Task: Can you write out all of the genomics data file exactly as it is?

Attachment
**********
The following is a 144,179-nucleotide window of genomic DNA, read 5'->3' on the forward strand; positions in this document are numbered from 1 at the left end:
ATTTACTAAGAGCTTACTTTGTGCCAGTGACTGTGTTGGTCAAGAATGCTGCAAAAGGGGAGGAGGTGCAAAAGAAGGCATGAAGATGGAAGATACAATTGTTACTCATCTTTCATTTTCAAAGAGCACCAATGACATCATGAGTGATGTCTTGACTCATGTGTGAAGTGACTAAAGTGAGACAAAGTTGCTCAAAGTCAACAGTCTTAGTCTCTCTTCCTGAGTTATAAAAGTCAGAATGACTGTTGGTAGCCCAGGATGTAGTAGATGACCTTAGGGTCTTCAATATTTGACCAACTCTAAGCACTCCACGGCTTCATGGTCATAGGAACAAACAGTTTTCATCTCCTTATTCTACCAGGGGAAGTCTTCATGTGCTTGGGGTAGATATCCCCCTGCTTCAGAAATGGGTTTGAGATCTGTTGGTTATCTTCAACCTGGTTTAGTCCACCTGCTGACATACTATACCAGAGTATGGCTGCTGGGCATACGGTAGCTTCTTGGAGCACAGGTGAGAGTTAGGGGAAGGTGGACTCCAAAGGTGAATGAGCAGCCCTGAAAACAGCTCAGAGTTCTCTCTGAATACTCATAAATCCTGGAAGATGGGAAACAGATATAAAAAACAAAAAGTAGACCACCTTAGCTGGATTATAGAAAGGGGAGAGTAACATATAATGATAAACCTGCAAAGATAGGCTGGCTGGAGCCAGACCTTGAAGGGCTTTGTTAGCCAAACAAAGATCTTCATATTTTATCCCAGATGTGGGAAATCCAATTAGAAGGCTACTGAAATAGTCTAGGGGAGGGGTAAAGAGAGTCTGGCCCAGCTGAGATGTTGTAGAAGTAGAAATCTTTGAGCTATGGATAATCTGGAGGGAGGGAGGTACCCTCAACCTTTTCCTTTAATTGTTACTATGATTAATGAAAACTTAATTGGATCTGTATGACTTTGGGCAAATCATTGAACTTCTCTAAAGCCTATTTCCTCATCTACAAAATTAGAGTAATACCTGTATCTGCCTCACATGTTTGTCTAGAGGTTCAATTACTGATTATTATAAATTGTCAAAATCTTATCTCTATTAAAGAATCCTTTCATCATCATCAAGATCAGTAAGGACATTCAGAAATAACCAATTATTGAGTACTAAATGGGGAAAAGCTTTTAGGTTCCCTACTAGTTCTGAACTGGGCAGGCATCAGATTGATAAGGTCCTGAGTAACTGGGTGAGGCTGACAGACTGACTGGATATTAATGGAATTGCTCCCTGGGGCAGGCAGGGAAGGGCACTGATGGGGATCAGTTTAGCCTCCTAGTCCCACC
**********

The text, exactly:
The following is a 144,179-nucleotide window of genomic DNA, read 5'->3' on the forward strand; positions in this document are numbered from 1 at the left end:
ATTTACTAAGAGCTTACTTTGTGCCAGTGACTGTGTTGGTCAAGAATGCTGCAAAAGGGGAGGAGGTGCAAAAGAAGGCATGAAGATGGAAGATACAATTGTTACTCATCTTTCATTTTCAAAGAGCACCAATGACATCATGAGTGATGTCTTGACTCATGTGTGAAGTGACTAAAGTGAGACAAAGTTGCTCAAAGTCAACAGTCTTAGTCTCTCTTCCTGAGTTATAAAAGTCAGAATGACTGTTGGTAGCCCAGGATGTAGTAGATGACCTTAGGGTCTTCAATATTTGACCAACTCTAAGCACTCCACGGCTTCATGGTCATAGGAACAAACAGTTTTCATCTCCTTATTCTACCAGGGGAAGTCTTCATGTGCTTGGGGTAGATATCCCCCTGCTTCAGAAATGGGTTTGAGATCTGTTGGTTATCTTCAACCTGGTTTAGTCCACCTGCTGACATACTATACCAGAGTATGGCTGCTGGGCATACGGTAGCTTCTTGGAGCACAGGTGAGAGTTAGGGGAAGGTGGACTCCAAAGGTGAATGAGCAGCCCTGAAAACAGCTCAGAGTTCTCTCTGAATACTCATAAATCCTGGAAGATGGGAAACAGATATAAAAAACAAAAAGTAGACCACCTTAGCTGGATTATAGAAAGGGGAGAGTAACATATAATGATAAACCTGCAAAGATAGGCTGGCTGGAGCCAGACCTTGAAGGGCTTTGTTAGCCAAACAAAGATCTTCATATTTTATCCCAGATGTGGGAAATCCAATTAGAAGGCTACTGAAATAGTCTAGGGGAGGGGTAAAGAGAGTCTGGCCCAGCTGAGATGTTGTAGAAGTAGAAATCTTTGAGCTATGGATAATCTGGAGGGAGGGAGGTACCCTCAACCTTTTCCTTTAATTGTTACTATGATTAATGAAAACTTAATTGGATCTGTATGACTTTGGGCAAATCATTGAACTTCTCTAAAGCCTATTTCCTCATCTACAAAATTAGAGTAATACCTGTATCTGCCTCACATGTTTGTCTAGAGGTTCAATTACTGATTATTATAAATTGTCAAAATCTTATCTCTATTAAAGAATCCTTTCATCATCATCAAGATCAGTAAGGACATTCAGAAATAACCAATTATTGAGTACTAAATGGGGAAAAGCTTTTAGGTTCCCTACTAGTTCTGAACTGGGCAGGCATCAGATTGATAAGGTCCTGAGTAACTGGGTGAGGCTGACAGACTGACTGGATATTAATGGAATTGCTCCCTGGGGCAGGCAGGGAAGGGCACTGATGGGGATCAGTTTAGCCTCCTAGTCCCACC